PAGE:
Among them, alumina-metal-carbide ceramics have the best thermal stability and highest hardness, and can be widely used in the processing of metal materials such as alloy steel, quenched and tempered steel, cast steel, nickel-chromium alloys, and non-metallic materials such as fiberglass.

3.2 Silicon nitride ceramic materials

Compared with alumina-based ceramics, silicon nitride-based ceramics have higher strength, fracture toughness, and thermal shock resistance, lower thermal expansion coefficient, Young’s modulus, and chemical stability. They are not easily bonded with cast iron and are primarily used for high-speed cutting of cast iron.

Diamond Material

Diamonds are known for their extremely high hardness, good thermal stability, and excellent chemical stability, which make them the best material for drilling bits used in drilling tasks.

Due to their outstanding performance, they also have a wide range of applications in high-speed cutting tool materials.

In real life, diamonds that can be used as cutting tools include natural diamonds, artificially synthesized single crystal diamonds, polycrystalline diamonds, and chemical vapor deposition diamond-coated tools. Among them, diamond-coated tools have been discussed in the previous section.

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Natural diamond cutting tools have the potential to become the best tools due to their excellent wear resistance and hardness. They also have extremely high processing accuracy and can be used for processing precision instruments, components, such as optical mirrors, chips, and more. However, natural diamonds are currently the most expensive type of cutting tool material.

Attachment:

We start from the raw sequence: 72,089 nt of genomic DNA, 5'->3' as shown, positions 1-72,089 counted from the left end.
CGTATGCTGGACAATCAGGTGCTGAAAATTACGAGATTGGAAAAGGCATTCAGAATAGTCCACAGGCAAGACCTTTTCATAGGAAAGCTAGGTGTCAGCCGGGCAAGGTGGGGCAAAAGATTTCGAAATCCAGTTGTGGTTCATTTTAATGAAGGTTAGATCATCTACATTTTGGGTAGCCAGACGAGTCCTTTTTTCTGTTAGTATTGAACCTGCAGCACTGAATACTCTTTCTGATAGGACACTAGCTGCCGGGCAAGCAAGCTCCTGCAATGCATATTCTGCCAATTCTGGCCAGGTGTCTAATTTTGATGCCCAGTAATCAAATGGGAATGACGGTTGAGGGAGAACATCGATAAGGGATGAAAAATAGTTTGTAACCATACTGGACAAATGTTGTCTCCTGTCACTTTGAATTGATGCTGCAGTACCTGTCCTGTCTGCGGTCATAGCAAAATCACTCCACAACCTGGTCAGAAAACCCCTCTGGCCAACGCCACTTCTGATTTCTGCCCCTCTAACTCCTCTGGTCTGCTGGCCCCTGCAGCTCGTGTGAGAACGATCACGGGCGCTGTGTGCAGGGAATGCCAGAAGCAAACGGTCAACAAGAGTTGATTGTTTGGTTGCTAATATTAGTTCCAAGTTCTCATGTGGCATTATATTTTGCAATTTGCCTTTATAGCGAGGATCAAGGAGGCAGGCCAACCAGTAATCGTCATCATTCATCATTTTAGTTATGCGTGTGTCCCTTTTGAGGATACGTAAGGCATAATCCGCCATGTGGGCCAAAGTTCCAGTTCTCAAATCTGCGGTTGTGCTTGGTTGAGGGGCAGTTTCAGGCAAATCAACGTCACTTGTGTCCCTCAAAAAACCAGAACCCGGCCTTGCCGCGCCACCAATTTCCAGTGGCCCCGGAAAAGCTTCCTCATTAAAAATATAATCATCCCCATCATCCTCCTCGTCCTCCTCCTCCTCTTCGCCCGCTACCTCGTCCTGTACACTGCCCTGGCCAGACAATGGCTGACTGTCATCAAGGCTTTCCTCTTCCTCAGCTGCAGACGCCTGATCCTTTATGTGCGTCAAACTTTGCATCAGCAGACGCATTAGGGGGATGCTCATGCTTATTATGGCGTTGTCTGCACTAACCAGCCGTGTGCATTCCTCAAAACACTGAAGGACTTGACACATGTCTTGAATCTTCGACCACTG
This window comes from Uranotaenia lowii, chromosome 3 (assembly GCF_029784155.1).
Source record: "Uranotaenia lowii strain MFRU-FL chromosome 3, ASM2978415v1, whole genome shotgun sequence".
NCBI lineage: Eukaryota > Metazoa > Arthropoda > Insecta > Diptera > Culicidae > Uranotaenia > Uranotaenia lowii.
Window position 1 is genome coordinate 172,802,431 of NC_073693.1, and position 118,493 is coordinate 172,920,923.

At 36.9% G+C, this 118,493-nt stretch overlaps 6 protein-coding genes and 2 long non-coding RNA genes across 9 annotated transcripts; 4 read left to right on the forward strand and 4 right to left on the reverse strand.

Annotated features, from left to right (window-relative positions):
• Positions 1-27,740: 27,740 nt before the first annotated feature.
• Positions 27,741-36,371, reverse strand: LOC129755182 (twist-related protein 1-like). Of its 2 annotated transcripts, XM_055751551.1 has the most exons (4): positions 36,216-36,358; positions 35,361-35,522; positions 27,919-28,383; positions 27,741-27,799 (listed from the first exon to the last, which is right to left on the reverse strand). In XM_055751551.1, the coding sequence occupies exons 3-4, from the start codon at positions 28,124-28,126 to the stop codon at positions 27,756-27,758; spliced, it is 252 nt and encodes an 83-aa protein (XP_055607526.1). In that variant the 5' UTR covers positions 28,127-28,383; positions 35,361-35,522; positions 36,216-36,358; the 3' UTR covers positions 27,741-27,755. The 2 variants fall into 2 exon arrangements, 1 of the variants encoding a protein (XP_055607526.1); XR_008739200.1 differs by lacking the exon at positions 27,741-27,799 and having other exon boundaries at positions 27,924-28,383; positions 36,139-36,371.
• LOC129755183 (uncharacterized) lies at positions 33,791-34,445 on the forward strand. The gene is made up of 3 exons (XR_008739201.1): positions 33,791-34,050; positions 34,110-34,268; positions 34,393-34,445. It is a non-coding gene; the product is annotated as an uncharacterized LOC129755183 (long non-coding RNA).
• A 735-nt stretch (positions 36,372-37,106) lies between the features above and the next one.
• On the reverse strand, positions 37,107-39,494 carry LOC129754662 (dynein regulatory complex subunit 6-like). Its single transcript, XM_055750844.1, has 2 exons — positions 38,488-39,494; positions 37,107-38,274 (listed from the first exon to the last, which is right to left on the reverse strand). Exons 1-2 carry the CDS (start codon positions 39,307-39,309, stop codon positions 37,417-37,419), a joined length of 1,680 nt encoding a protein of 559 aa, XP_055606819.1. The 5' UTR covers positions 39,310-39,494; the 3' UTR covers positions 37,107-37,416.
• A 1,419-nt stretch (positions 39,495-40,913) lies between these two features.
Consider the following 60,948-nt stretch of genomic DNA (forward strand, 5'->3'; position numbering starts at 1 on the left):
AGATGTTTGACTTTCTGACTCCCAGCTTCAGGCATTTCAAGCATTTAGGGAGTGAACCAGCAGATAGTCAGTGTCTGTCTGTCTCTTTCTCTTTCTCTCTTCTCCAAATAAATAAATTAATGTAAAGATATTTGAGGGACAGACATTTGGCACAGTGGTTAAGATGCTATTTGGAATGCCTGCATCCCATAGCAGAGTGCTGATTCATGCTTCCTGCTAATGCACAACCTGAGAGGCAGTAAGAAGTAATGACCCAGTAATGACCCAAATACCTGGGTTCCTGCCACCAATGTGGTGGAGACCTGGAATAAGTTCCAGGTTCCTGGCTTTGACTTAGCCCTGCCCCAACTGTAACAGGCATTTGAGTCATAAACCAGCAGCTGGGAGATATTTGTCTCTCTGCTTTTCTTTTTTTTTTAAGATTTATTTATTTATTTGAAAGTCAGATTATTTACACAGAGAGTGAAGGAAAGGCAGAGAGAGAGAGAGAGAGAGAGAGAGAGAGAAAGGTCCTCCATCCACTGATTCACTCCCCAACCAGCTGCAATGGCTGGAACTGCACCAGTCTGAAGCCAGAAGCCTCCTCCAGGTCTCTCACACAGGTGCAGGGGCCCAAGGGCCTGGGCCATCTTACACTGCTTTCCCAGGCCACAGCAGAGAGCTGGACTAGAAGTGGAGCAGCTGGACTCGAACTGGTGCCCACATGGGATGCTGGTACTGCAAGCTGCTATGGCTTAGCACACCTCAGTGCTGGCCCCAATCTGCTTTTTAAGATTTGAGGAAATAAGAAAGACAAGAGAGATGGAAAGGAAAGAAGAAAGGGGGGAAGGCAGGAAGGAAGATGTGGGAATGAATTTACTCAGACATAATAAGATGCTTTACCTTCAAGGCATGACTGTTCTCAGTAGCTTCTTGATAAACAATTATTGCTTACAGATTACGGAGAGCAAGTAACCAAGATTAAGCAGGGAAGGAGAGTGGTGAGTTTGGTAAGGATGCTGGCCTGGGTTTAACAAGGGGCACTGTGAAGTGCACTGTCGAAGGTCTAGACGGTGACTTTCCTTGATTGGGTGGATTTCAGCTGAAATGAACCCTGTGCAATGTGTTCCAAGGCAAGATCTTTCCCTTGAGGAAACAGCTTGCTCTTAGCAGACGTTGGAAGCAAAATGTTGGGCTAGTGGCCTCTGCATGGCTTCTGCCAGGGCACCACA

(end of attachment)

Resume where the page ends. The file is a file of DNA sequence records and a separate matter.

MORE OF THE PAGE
Single crystal diamonds are diamonds synthesized artificially under certain conditions of temperature and pressure, and they are much cheaper to process than natural diamonds. They have good chemical stability, and their size and shape are easy to control, making them widely used in fields such as mechanical processing, electronic circuit boards, optical glass, and wear-resistant flooring.

Polycrystalline diamonds are materials pressed at several thousand degrees Celsius and several hundred megapascals using metal cobalt as a bonding agent. Their wear resistance is extremely high, making them ideal for processing non-ferrous metals, hard alloys, or hard non-metallic materials.

Conclusion

High-speed cutting technology is a magic weapon for machining enterprises to survive in the fierce market competition. By utilizing high-speed cutting technology, processing speed and accuracy can be significantly improved.

With the continuous development of high-speed cutting technology, cutting tool materials used in the process will also continue to update and change.

Therefore, it is necessary to choose suitable cutting tools that are in line with the current process characteristics and processing requirements, and keep pace with the development of science and technology.

We should constantly apply new materials and new technologies to the preparation of high-speed cutting tools, constantly improve the tool’s performance, such as higher strength, chemical stability, and hardness, and promote the rapid development of the machining industry.